Protest poetry and music sometimes rises to the surface during popular uprisings, crystallizing popular sentiments -- one thinks of Victor Jara in Chile, Nazim Hikmet in Turkey, Faiz Ahmed Faiz in Pakistan, or Woody Guthrie in the United States. At times like these, the right poetry and song doesn't merely describe how people are feeling; it can actually act as an intensifier that guides a protest movement, helping it spread and solidify. (Needless to say, such poetry does not need to be written by professional poets. Martin Luther King's "I have a dream..." was an act of poetry as much as anything else.)
The key poem is rendered in English as "To the Tyrants of the World," and unfortunately I cannot find a great translation of it online anywhere. There is one version at a blog called Arabic Literature in English, here. Interestingly, a better translation is actually available via a radio story on NPR.
Wait -- don't be fooled by the spring
As I mentioned, "To the Tyrants of the World" was recited on the streets during the protests in Tunisia, and it is now being recited in Cairo and Alexandria by the millions who have taken to the streets to demand democratic reforms and the ouster of Hosni Mubarak. One line whose meaning comes across with unmistakable force in this translation comes near the end: "He who grows thorns will reap wounds." One does not forget a line like that.
Another poem by al-Shabi is a short verse that is actually part of the Tunisian national anthem, "If the people one day aspire to life" (also referred to variously as "The Will to Life" or "The Will to Live"). Here the Arabic Literature blog does have three very good translations available on their site here. My favorite, at least in terms of the quality of the English, is by a commenter at another site, called YankeeJohn:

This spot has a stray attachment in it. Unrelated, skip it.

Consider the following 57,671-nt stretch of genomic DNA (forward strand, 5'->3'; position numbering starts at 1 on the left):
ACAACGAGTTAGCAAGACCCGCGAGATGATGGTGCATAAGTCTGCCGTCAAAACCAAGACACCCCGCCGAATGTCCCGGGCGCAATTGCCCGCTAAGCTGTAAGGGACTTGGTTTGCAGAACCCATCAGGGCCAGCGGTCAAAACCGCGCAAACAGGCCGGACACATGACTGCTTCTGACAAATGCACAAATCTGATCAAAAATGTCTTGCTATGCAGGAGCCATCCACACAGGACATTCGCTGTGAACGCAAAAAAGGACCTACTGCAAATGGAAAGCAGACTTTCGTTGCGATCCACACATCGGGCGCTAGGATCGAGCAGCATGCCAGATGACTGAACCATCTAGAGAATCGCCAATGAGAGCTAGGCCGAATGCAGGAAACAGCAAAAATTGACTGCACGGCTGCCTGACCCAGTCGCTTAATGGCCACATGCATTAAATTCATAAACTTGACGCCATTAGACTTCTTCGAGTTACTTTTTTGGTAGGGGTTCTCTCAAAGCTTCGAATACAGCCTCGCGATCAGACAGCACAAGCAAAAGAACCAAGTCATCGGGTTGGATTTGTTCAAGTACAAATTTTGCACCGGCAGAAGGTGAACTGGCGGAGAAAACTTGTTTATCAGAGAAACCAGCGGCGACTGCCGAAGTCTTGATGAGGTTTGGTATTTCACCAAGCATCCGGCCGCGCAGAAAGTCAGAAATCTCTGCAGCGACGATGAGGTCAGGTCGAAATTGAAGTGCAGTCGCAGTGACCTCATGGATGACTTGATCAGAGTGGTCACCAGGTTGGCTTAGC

Should the people one day truly aspire to life
then fate must needs respond
the night must needs shine forth
and the shackles must needs break
Those who are not embraced by life’s yearning
shall evaporate in her air and vanish. (Source)
Again, for the original Arabic, I would suggest taking a look at the bottom of the post here. You can also see Al-Shabi's poetry being recited in Arabic in a video at the website of UT-Austin here.
Another powerful political Arab poet I know of is Abd al-Wahhab al-Bayyati, an Iraqi who spent much of his adult life in exile. One of his famous poems, "The Dragon," is available in translation here. Below are the opening lines of the poem (it's worth reading in full):
A dictator, hiding behind a nihilist's mask,This is usually interpreted as the poet's commentary on Saddam Hussein, but at various points in the poem al-Bayyati expands his meaning to refer to the dictator-dragons who are being "cloned" acround the world.
has killed and killed and killed,
pillaged and wasted,
but is afraid, he claims,
to kill a sparrow.
His smiling picture is everywhere:
in the coffeehouse, in the brothel,
in the nightclub, and the marketplace.
Satan used to be an original,
now he is just the dictator's shadow.
The dictator has banned the solar calendar,
abolished Neruda, Marquez, and Amado,
abolished the Constitution;
he's given his name to all the squares, the open spaces,
and all the jails in his blighted homeland. (Source)
There are of course many other contemporary poets from Egypt and Tunisia, and I will be looking them up in the days and weeks ahead to see if I can find more writing like al-Shabi's -- writing that seems to crystallize what is going on, even if it might have been written at a different time or in a different context. One place to look might be the collection, Language for a New Century: Contemporary Poetry from The Middle East, Asia, and Beyond. Egyptian poets included in the volume include Andree Chedid (writing in French), Amal Dunqul, Ahmad Abd al-Mu'ti Hijazi, Fatma Kandil, Abd el-Monem Ramadan, Salah 'abd al-Sabur, and Himy Salem. Some Tunisian poets whose Muhammad al-Ghuzzi, Amina Said (writing in French), and al-Munsif al-Wayhabi.
[UPDATE: Read this incredibly informative essay by Elliott Cola on the role of poetry in the Arab protest movements... Thanks Kitabet.]